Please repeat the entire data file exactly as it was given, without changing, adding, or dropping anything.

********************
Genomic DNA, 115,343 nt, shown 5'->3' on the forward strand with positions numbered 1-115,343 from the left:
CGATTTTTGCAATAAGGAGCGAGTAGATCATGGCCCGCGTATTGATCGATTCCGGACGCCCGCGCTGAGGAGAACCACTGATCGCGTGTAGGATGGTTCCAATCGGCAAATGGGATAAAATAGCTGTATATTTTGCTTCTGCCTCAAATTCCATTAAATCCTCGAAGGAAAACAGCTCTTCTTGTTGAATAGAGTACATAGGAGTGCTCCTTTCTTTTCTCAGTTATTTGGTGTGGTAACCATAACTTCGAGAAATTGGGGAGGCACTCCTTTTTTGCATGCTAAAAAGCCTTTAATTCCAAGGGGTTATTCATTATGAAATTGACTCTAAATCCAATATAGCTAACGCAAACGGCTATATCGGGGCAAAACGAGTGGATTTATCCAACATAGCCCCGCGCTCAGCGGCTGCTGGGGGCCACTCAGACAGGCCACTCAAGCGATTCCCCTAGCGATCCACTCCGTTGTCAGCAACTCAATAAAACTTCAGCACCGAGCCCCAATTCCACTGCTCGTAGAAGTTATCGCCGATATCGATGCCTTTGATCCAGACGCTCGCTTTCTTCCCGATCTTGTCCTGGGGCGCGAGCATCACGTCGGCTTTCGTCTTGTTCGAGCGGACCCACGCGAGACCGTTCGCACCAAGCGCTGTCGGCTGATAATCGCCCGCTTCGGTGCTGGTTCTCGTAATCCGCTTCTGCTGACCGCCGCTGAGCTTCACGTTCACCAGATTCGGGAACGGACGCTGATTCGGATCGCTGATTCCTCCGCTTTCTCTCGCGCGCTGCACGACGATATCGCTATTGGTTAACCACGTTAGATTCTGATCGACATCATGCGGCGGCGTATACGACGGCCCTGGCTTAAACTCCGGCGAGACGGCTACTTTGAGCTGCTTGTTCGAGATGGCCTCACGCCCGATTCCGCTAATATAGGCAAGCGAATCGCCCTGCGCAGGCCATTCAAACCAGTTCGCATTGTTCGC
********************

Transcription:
Genomic DNA, 115,343 nt, shown 5'->3' on the forward strand with positions numbered 1-115,343 from the left:
CGATTTTTGCAATAAGGAGCGAGTAGATCATGGCCCGCGTATTGATCGATTCCGGACGCCCGCGCTGAGGAGAACCACTGATCGCGTGTAGGATGGTTCCAATCGGCAAATGGGATAAAATAGCTGTATATTTTGCTTCTGCCTCAAATTCCATTAAATCCTCGAAGGAAAACAGCTCTTCTTGTTGAATAGAGTACATAGGAGTGCTCCTTTCTTTTCTCAGTTATTTGGTGTGGTAACCATAACTTCGAGAAATTGGGGAGGCACTCCTTTTTTGCATGCTAAAAAGCCTTTAATTCCAAGGGGTTATTCATTATGAAATTGACTCTAAATCCAATATAGCTAACGCAAACGGCTATATCGGGGCAAAACGAGTGGATTTATCCAACATAGCCCCGCGCTCAGCGGCTGCTGGGGGCCACTCAGACAGGCCACTCAAGCGATTCCCCTAGCGATCCACTCCGTTGTCAGCAACTCAATAAAACTTCAGCACCGAGCCCCAATTCCACTGCTCGTAGAAGTTATCGCCGATATCGATGCCTTTGATCCAGACGCTCGCTTTCTTCCCGATCTTGTCCTGGGGCGCGAGCATCACGTCGGCTTTCGTCTTGTTCGAGCGGACCCACGCGAGACCGTTCGCACCAAGCGCTGTCGGCTGATAATCGCCCGCTTCGGTGCTGGTTCTCGTAATCCGCTTCTGCTGACCGCCGCTGAGCTTCACGTTCACCAGATTCGGGAACGGACGCTGATTCGGATCGCTGATTCCTCCGCTTTCTCTCGCGCGCTGCACGACGATATCGCTATTGGTTAACCACGTTAGATTCTGATCGACATCATGCGGCGGCGTATACGACGGCCCTGGCTTAAACTCCGGCGAGACGGCTACTTTGAGCTGCTTGTTCGAGATGGCCTCACGCCCGATTCCGCTAATATAGGCAAGCGAATCGCCCTGCGCAGGCCATTCAAACCAGTTCGCATTGTTCGC